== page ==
Under the direction of the Targets Management Office, the Lockheed-Martin operations and maintenance contractor provides flight services for the MQM-107, BQM-34, QH-50, QUH-1, QAH-1, HOKUM-X, LTMS, TBMTT, and BATS target systems. The central base of operations is located at Orogrande Range Camp, New Mexico with multiple target launch and control sites at White Sands Missile Range, New Mexico and McGregor Range Complex, Ft. Bliss, Texas. Target systems can be equipped with numerous ancillary devices and can be deployed worldwide to support Air Defense training exercises, Tri-service T&E requirements, and foreign military sales programs. Single or multiple flight scenarios can be supported including simultaneous target sorties. Target aircraft can fly at various altitudes and speeds to simulate virtually any air defense threat. The drone aircraft can also serve as tug vehicles for low cost radar, IR, and gunnery tow targets.
Bravo Battery, 2nd Battalion, 6th Air Defense Artillery Brigade, Fort Bliss, Texas, rolled into battle against the dreaded "Y2K Bug," the computer glitch, also called the "Millennium Bug," that threatened to create a global disruption of computer and satellite communications systems on January 1, 2000. On Friday, October 3, the B/2-6 ADA soldiers pushed up the "clocks" to December 31, 1999, on their Avengers, Bradley Linebackers, Stingers, Sentinel radars, Air Battle Management Operations Center and Forward Area Air Defense Command and Control (FAADC3I) sensor nodes. They fired Stinger missiles from an Avenger and Bradley Linebacker at one-fifth scale model airplanes, and then waited until the clock ticked past midnight into the year 2000 before launching Stinger missiles a second time to see if their computers could distinguish "00" as 2000 rather than 1900. They also tested their computer system's ability to adjust to February 29, 2000, a leap-year date. The computer systems within the equipment functioned correctly after the clocks rolled over to the years 2000. The Y2K demonstration, which took place at Fort Bliss' Orogrande Range, New Mexico, appeared to confirm Deputy Defense Secretary John Hamre's prediction that Y2K computer problems will be "nuisances, not crises."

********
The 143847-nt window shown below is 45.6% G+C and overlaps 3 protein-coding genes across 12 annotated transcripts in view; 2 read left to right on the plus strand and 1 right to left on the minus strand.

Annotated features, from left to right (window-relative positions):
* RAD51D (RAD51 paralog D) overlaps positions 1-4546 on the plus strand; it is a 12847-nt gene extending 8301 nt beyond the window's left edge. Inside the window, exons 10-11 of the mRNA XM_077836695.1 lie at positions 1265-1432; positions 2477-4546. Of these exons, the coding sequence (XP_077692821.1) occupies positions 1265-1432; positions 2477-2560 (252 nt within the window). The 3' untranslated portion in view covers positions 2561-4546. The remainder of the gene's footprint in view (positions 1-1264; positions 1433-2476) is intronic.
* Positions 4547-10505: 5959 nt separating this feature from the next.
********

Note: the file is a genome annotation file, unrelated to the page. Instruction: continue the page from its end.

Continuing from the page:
It is believed that Cabeza de Vaca, who walked from Florida to California circa 1536, passed through Mesilla, which is located three miles southwest of Las Cruces. Some Southwest historians hold that Cabeza de Vaca's route brought him northwest from San Angelo, Texas, along the Pecos River to a point north of Carlsbad, NM. Then his path led north of the Guadalupe Mountains, south of the Sacramento Mountains which form the visible east boundary of White Sands Missile Range, and then west through Fort Bliss' Orogrande Missile Range to the site that is now WSMR headquarters building.
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